Asian cities rank as most expensive in global Mercer survey

05 January 2018 5 min. read

Global business hubs in Asia have again dominated Mercer’s annual cost-of-living survey of ‘most expensive for expats’ list, with five cities across the region ranking among the top ten.

Covering more than 400 cities over five continents, Mercer bills its cost-of-living survey as “one of the world’s most comprehensive”, measuring the comparative prices of 209 items across categories including housing, transportation, apparel, household goods, and, perhaps most importantly for those expats deprived of some home comforts, the cost of a hamburger and fries.

Hong Kong led the assault against the hip-pocket this year to land second place worldwide (knocked from its former top perch by a sharp rise in the cost of goods and security in Luanda, Angola) with Tokyo (3rd), Singapore (5th), Seoul (6th) and Shanghai (8th) following closely in pursuit. In fact, Asia was only spared a near clean-sweep of the top-ten this year by a resurgent and notoriously pricey Switzerland, with Zurich, Geneva and Bern together bumping Beijing and Shenzhen into 11th and 12th.

The most expensive cities for working abroad

The survey, now in its 23rd edition, adopts New York as a base-line, and converts all local currencies to U.S. dollars for the purpose of comparison. As such, fluctuations in local currencies against the USD$ can account for most of this year’s movements in Asia. Hong Kong, for example, with its currency pegged to the strengthening USD$, has suffered a rise in accommodation prices relative to other locations.

Similarly, a strong Japanese yen combined with the high cost of expatriate consumer goods and a robust local housing market have seen Tokyo push up to third on the list from fifth last year, while a number of other Japanese cities have also climbed the rankings, including Osaka in 20th place. On the flip-side, a weakening Chinese yuan against the U.S. Dollar has seen the majority of the nation’s big cities fall in the rankings, although the country can still lay claim to nine slots within the top fifty, with Shanghai leading the way in eighth and only down the single spot from last year.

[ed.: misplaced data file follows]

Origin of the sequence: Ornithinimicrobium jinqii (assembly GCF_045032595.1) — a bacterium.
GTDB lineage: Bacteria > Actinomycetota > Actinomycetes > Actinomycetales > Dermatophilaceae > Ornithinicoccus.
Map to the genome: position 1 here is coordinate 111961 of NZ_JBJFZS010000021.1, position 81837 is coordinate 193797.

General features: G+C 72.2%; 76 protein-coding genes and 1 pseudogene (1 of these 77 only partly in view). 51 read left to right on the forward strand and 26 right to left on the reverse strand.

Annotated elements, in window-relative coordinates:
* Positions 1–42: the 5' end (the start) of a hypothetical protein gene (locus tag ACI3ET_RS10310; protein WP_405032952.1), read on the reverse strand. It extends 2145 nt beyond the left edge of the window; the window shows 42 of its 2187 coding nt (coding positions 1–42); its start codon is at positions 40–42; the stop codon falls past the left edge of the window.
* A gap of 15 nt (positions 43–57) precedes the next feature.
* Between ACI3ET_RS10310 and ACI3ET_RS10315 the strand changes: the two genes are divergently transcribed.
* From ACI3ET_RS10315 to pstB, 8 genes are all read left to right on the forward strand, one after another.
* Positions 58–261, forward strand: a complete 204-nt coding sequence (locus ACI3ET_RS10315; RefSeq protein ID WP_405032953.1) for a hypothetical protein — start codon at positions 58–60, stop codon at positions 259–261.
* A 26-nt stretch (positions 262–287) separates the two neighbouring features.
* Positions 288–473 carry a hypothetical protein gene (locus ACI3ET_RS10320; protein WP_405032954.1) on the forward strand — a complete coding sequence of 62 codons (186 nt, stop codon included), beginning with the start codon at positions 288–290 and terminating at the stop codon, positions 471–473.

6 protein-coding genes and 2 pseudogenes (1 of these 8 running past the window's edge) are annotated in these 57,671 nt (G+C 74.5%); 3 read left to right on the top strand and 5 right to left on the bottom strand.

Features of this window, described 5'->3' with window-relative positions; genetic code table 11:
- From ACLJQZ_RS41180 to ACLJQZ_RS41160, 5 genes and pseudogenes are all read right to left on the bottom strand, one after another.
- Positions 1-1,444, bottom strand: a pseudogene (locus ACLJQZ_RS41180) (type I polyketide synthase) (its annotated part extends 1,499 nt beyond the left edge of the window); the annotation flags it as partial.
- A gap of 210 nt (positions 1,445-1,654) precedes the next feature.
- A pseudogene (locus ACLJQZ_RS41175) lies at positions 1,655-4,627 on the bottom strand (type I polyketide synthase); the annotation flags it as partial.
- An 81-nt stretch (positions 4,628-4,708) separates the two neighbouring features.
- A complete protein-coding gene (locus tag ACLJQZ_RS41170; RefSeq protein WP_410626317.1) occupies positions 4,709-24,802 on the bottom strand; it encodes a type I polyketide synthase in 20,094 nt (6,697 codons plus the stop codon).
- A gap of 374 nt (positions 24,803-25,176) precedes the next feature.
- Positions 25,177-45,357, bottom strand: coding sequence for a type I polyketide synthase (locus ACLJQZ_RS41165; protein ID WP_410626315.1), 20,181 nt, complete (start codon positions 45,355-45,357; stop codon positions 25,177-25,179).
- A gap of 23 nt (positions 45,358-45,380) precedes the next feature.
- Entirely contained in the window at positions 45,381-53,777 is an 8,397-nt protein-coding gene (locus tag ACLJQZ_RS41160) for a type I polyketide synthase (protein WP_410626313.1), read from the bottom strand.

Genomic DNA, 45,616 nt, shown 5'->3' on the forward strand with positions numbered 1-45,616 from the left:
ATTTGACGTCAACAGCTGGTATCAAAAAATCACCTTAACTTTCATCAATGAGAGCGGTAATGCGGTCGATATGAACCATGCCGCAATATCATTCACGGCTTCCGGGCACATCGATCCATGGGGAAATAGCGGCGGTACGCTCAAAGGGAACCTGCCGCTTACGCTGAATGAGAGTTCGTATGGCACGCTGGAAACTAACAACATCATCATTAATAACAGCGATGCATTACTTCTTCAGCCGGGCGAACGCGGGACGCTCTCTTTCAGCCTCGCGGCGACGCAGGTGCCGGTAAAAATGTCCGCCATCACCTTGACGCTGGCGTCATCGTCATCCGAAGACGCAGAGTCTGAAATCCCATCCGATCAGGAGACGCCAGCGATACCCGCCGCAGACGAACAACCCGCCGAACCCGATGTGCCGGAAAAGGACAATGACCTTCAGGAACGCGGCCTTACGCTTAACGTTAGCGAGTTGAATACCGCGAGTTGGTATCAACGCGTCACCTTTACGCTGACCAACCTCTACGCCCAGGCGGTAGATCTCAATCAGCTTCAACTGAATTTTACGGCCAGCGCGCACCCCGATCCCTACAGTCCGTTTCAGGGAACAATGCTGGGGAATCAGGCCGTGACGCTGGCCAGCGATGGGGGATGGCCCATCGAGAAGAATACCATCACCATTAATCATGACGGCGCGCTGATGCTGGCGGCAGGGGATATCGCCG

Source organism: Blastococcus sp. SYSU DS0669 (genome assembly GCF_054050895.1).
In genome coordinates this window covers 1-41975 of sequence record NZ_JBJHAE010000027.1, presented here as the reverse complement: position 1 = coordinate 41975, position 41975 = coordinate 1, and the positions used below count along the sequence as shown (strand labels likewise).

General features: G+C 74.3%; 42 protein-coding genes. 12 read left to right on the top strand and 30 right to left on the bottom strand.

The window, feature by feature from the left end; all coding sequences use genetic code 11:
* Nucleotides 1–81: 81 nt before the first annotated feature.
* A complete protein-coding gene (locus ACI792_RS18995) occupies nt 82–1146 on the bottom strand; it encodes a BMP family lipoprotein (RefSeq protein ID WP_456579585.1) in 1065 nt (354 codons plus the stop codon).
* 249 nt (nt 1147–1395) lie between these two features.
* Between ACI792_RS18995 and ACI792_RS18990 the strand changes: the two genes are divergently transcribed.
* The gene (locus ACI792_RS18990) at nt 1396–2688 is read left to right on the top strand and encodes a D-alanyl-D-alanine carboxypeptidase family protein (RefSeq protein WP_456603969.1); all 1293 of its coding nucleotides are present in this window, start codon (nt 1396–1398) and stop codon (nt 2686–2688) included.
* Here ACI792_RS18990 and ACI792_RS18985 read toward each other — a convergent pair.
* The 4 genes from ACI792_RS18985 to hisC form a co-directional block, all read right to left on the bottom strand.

Growing Economies

Speaking on the report, however, Mario Ferraro, Mercer’s global mobility leader for Asia, Middle East and Africa, notes that, "Although this year’s movements were due mainly to currency fluctuations,  particularly against the U.S. dollar, we did see cities – such as Mumbai – move up the ranks due to their strengthening economy and growing opportunities.”

Indeed, Mumbai, India’s financial capital, was this year’s big bolter, moving up twenty-five spots to peak at 57th, with its rapid economic growth bolstered by a stable rupee and the inflation of goods and services costs considered chiefly responsible, while New Delhi (99th) and Chennai (135th) followed suit with a thirty-one and twenty-three place rise respectively.

South-East Asia also witnessed moderate upswings, with Bangkok and Jakarta slotting in at 67th and 88th, up a respective seven and five spots, and Hanoi cracking the top-100 with a six-place jump. On the other end of the scale, the greater Asian region also had a decent showing, represented by both Karachi (201st) and Bishek (208th) in the bottom five most expensive cities surveyed, with Kyrgystan just edged out of the low-cost crown by Tunis in last place.

As for the finer details of the report, it’s reasonably good news for fast-food junkies in Tokyo. Despite being declared the third most expensive city on the planet, a hamburger combo will only set back the hungry expat a moderate $5.93, as compared to an extortionate sum of $8.70 in New York and the $7.97 price-gouge of Sydney.

Cost of a fast-food hamburger meal in key cities ($)

Some limp fries and a stale burger aside, the human resources consulting firm’s cost-of-living index is expressly designed to aid multinationals and local governments in determining appropriate remuneration packages to attract and retain international employees. “While historically mobility, talent management, and rewards have been managed independently of one another, organisations are now using a more holistic approach to enhance their mobility strategies,” Ilya Bonic, Senior Partner and President of Mercer’s Career business, said, “Compensation is important to be competitive and must be determined appropriately based on the cost of living, currency, and location.”

Such concerns will become increasingly prevalent as the Asian economy continues its boom and growing talent management issues occur as a result. A recent survey of APAC business leaders by Grant Thornton highlighted the rising optimism among CEO’s of the region, yet noted that an ageing population might lead to a shortage in labour supply, while a similar finding of optimism by Big Four firm PwC noted that securing talent was the now the primary area of concern for respondents.   

As for this year’s Mercer report and the ongoing predominance of Asian cities, Ferraro added that, although they remain among the world’s most expensive, "key financial hubs such as Hong Kong and Singapore still continue to attract talent and remain a top choice for relocation for employees, mainly due to their high quality of living standards, their cosmopolitan environment and the number of international organisations with regional or global headquarters there.”